Four years later – aka, now – I launched out again, this time charting a course toward academic/student support within higher education. It feels good to be back in education proper again; not that I disliked marketing and creative direction – I learned a ton and liked it a lot – but I like being able to think and write about education and not feel guilty that I wasn’t hired to think and write about it on company time.
But the past month has been hard. Very hard. My new job came wth 5 weeks of training, mostly in isolation. I appreciate the investment of time and care; I feel very prepared for what they’re asking me to do. (Thumbs up.) But there are very few stories to be had in this job. I met some great people during the initial week of training, and some of their stories have become threads in my view of the world. But my daily work is quite tactical, not narrative, not strategic. And not rich with interpersonal interaction.
Self-reflection and self-awareness take time and effort and mostly just experience. Sometimes we discover what we need during its absence, not its abundance.
I have learned that I crave the kind of work that sends me home at night tired and occasionally annoyed but always with a handful of tales worth telling. I’m not trying to carve out a career as Garrison Keillor or a stand-up comedian. But I’ve learned that if my work doesn’t bring me close enough to people to learn something about them and begin to overlap their worlds, I begin to starve.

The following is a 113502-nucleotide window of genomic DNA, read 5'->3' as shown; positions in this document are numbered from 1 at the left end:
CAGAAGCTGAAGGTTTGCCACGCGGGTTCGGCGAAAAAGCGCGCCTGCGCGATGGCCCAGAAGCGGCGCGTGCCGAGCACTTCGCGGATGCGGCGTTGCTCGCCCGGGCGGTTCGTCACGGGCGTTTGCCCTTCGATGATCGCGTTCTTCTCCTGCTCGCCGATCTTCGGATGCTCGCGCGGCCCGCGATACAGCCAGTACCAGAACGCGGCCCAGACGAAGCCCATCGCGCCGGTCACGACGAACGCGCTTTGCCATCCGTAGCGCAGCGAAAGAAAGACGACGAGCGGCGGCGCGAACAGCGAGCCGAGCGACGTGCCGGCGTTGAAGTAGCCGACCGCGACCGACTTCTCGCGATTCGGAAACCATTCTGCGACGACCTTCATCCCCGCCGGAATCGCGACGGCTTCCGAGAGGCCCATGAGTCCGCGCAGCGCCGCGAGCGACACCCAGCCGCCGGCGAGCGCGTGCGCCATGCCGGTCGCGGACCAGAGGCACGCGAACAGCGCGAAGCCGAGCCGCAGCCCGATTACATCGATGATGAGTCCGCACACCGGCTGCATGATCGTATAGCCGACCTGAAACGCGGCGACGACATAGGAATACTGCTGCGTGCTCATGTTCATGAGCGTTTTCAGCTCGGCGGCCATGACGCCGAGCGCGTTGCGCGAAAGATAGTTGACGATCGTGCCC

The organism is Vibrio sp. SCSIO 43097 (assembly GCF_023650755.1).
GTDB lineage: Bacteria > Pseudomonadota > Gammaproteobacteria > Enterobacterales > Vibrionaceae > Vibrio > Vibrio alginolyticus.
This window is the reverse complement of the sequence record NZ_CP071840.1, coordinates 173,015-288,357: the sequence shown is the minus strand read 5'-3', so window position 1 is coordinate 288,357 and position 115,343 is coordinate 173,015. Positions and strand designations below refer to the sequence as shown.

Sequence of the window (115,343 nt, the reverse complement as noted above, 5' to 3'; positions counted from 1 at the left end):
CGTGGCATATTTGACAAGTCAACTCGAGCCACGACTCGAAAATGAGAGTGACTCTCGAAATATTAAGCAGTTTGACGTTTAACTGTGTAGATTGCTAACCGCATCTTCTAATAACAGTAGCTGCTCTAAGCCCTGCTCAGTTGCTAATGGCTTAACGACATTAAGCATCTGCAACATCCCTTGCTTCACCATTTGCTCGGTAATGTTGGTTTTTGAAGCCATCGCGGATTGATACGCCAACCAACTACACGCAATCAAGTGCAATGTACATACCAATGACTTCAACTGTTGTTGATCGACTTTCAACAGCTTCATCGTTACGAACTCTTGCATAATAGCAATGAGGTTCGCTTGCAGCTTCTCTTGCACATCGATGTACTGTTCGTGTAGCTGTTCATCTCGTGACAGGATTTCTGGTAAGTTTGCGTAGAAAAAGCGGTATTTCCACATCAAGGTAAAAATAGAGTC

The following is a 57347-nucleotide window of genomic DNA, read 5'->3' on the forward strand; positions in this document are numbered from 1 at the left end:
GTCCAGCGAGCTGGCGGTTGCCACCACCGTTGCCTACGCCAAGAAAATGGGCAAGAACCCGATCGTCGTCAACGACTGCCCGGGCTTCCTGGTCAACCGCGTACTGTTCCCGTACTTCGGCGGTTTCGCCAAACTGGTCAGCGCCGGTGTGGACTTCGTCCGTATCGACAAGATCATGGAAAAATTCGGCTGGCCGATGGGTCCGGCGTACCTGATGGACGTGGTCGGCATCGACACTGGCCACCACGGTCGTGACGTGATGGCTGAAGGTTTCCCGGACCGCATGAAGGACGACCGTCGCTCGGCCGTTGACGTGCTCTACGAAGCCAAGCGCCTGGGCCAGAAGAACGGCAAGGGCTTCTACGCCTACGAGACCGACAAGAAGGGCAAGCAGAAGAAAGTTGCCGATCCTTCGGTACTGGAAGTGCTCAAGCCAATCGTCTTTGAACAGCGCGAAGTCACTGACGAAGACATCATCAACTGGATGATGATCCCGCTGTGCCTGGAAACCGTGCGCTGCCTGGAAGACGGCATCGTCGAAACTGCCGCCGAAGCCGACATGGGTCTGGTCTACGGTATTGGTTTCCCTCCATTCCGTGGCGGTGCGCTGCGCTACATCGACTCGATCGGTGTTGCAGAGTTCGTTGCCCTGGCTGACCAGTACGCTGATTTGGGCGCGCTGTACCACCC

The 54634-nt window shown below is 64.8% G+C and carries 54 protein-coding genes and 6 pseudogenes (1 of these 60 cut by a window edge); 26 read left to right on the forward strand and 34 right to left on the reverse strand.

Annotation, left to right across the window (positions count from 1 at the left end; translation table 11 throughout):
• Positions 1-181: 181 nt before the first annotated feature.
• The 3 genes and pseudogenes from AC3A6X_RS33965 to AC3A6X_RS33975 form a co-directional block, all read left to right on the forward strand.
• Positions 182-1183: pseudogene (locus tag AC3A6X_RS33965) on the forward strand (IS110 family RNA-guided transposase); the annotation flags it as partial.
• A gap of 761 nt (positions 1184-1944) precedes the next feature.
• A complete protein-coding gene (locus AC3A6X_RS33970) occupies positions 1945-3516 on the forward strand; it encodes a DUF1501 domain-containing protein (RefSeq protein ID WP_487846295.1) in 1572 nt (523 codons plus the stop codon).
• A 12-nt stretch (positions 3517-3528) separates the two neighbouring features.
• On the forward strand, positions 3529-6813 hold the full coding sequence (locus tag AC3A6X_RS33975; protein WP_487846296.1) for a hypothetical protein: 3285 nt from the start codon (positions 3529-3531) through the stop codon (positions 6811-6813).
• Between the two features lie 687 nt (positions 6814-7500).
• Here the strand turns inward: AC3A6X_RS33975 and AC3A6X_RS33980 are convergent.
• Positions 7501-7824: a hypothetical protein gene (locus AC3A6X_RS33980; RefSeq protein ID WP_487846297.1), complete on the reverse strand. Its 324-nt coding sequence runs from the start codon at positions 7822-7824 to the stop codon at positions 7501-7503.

Good to know.
I hate goodbyes. It’s better to say “see you next time,” because that leaves all kinds of hope shimmering in the sunlight.
It’s hard to leave something, somewhere – wherever you’ve found yourself for the last while, working and building and arguing and creating. But to everything there is a season, says the Preacher. And this is one of those times.
So I packed up my things today, looked around one more time, gave some hugs. Walked out of my (former) office, bit back some tears, already missing the tall ceiling, not missing the steamy 80 degrees on the thermostat in the summer because our AC can’t keep up, missing the witty conversation I won’t be a part of tomorrow morning, not missing the mundane tasks of office life.
It’s hard to leave people. Really, that’s what always gets me. Places can be beautiful or fun or memorable or breathtaking or functional or inspiring and all that … but People. People are what make this world tick, yannow? And the four of us had some amazing moments.